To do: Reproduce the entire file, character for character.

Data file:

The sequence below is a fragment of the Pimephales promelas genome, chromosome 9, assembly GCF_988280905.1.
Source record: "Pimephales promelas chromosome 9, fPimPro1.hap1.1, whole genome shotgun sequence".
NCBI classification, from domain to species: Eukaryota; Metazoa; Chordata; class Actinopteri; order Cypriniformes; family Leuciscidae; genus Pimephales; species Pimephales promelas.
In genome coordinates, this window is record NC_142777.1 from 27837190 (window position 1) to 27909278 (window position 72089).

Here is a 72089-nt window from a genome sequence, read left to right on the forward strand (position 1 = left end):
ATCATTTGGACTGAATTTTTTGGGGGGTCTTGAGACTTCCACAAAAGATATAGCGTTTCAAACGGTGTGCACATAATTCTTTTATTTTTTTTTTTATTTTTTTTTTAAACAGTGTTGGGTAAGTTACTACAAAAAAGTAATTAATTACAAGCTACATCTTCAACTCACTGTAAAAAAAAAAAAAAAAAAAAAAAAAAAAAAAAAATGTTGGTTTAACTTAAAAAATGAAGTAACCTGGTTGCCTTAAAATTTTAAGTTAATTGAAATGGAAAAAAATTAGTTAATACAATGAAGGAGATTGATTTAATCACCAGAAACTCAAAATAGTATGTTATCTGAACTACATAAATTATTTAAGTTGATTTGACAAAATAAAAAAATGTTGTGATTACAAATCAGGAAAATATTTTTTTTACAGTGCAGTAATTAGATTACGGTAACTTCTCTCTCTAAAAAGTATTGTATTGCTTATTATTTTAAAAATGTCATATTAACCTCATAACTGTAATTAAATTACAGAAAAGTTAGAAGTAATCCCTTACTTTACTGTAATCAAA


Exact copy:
The sequence below is a fragment of the Pimephales promelas genome, chromosome 9, assembly GCF_988280905.1.
Source record: "Pimephales promelas chromosome 9, fPimPro1.hap1.1, whole genome shotgun sequence".
NCBI classification, from domain to species: Eukaryota; Metazoa; Chordata; class Actinopteri; order Cypriniformes; family Leuciscidae; genus Pimephales; species Pimephales promelas.
In genome coordinates, this window is record NC_142777.1 from 27837190 (window position 1) to 27909278 (window position 72089).

Here is a 72089-nt window from a genome sequence, read left to right on the forward strand (position 1 = left end):
ATCATTTGGACTGAATTTTTTGGGGGGTCTTGAGACTTCCACAAAAGATATAGCGTTTCAAACGGTGTGCACATAATTCTTTTATTTTTTTTTTTATTTTTTTTTTAAACAGTGTTGGGTAAGTTACTACAAAAAAGTAATTAATTACAAGCTACATCTTCAACTCACTGTAAAAAAAAAAAAAAAAAAAAAAAAAAAAAAAAAATGTTGGTTTAACTTAAAAAATGAAGTAACCTGGTTGCCTTAAAATTTTAAGTTAATTGAAATGGAAAAAAATTAGTTAATACAATGAAGGAGATTGATTTAATCACCAGAAACTCAAAATAGTATGTTATCTGAACTACATAAATTATTTAAGTTGATTTGACAAAATAAAAAAATGTTGTGATTACAAATCAGGAAAATATTTTTTTTACAGTGCAGTAATTAGATTACGGTAACTTCTCTCTCTAAAAAGTATTGTATTGCTTATTATTTTAAAAATGTCATATTAACCTCATAACTGTAATTAAATTACAGAAAAGTTAGAAGTAATCCCTTACTTTACTGTAATCAAA